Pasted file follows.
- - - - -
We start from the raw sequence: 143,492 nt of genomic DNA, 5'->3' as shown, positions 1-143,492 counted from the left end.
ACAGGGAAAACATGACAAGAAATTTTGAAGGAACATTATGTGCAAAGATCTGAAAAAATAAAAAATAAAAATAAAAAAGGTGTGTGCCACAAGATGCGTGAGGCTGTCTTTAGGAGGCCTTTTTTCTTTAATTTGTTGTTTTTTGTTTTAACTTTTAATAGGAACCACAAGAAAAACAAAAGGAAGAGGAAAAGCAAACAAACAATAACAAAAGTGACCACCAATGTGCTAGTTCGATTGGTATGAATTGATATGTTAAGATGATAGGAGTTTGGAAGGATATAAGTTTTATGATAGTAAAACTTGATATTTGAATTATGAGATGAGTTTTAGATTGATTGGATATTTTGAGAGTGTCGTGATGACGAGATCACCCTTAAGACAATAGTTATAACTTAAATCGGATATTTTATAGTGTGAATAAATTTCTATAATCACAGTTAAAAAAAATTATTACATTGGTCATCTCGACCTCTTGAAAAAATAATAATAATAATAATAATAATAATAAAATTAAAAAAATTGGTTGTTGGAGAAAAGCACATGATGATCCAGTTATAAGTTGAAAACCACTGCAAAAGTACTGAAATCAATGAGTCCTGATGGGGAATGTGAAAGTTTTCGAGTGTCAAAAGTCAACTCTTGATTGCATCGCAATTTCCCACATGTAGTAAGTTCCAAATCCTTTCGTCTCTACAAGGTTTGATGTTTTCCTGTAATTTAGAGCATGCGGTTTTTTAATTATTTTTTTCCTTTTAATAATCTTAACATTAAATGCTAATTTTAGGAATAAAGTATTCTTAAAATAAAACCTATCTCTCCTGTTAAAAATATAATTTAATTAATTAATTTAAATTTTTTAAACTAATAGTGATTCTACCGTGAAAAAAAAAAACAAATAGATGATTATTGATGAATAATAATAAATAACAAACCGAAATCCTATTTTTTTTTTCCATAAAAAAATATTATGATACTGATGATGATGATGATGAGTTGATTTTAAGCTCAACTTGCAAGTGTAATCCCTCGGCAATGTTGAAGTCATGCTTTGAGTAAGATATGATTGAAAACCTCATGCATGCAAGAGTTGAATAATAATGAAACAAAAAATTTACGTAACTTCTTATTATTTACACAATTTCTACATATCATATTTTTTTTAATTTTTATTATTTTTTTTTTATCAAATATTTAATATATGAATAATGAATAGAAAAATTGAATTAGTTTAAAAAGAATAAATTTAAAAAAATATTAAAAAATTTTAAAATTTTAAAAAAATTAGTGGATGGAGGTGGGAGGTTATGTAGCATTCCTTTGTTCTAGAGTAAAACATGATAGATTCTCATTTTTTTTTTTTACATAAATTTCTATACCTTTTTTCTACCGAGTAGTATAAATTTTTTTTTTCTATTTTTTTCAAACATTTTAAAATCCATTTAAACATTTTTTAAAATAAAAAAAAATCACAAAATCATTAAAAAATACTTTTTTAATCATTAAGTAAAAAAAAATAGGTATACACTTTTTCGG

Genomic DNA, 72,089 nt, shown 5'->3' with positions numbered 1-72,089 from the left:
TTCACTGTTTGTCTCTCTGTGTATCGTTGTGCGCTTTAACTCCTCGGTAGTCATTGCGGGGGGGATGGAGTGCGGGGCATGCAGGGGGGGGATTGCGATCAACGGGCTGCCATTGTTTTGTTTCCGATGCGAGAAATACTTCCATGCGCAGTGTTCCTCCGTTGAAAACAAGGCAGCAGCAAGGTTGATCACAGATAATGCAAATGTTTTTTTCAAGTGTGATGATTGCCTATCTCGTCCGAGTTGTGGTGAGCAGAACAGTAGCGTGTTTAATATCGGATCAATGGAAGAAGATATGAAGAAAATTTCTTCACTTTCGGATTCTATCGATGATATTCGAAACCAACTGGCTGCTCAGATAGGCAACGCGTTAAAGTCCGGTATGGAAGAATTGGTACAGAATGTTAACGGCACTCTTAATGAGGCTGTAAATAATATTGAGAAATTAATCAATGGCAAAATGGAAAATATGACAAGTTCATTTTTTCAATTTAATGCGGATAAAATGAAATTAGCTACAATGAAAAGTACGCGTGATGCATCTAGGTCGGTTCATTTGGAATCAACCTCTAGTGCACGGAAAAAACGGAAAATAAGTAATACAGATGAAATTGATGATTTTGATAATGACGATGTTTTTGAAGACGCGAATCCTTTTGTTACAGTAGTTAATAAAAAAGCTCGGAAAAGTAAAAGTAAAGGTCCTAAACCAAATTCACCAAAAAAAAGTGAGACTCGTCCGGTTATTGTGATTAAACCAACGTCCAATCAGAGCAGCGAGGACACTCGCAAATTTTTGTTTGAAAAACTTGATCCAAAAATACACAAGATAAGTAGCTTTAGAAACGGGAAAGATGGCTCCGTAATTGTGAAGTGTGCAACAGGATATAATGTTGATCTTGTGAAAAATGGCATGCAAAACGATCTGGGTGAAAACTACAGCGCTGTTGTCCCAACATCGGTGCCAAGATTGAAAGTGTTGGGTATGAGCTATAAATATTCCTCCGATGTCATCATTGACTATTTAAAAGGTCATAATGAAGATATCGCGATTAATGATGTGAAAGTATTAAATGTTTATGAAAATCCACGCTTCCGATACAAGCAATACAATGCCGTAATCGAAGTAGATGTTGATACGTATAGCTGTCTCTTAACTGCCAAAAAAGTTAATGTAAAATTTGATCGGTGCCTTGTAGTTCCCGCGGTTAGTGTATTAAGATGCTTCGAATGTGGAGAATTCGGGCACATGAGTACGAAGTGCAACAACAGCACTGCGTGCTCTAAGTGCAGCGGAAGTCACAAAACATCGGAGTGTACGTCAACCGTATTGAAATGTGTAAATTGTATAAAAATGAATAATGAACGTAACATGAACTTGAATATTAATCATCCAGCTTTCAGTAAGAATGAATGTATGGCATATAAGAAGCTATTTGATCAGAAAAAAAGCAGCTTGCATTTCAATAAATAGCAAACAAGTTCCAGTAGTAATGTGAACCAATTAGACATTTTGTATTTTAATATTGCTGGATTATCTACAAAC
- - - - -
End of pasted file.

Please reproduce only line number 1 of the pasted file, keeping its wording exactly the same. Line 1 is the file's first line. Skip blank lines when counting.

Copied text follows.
We start from the raw sequence: 143,492 nt of genomic DNA, 5'->3' as shown, positions 1-143,492 counted from the left end.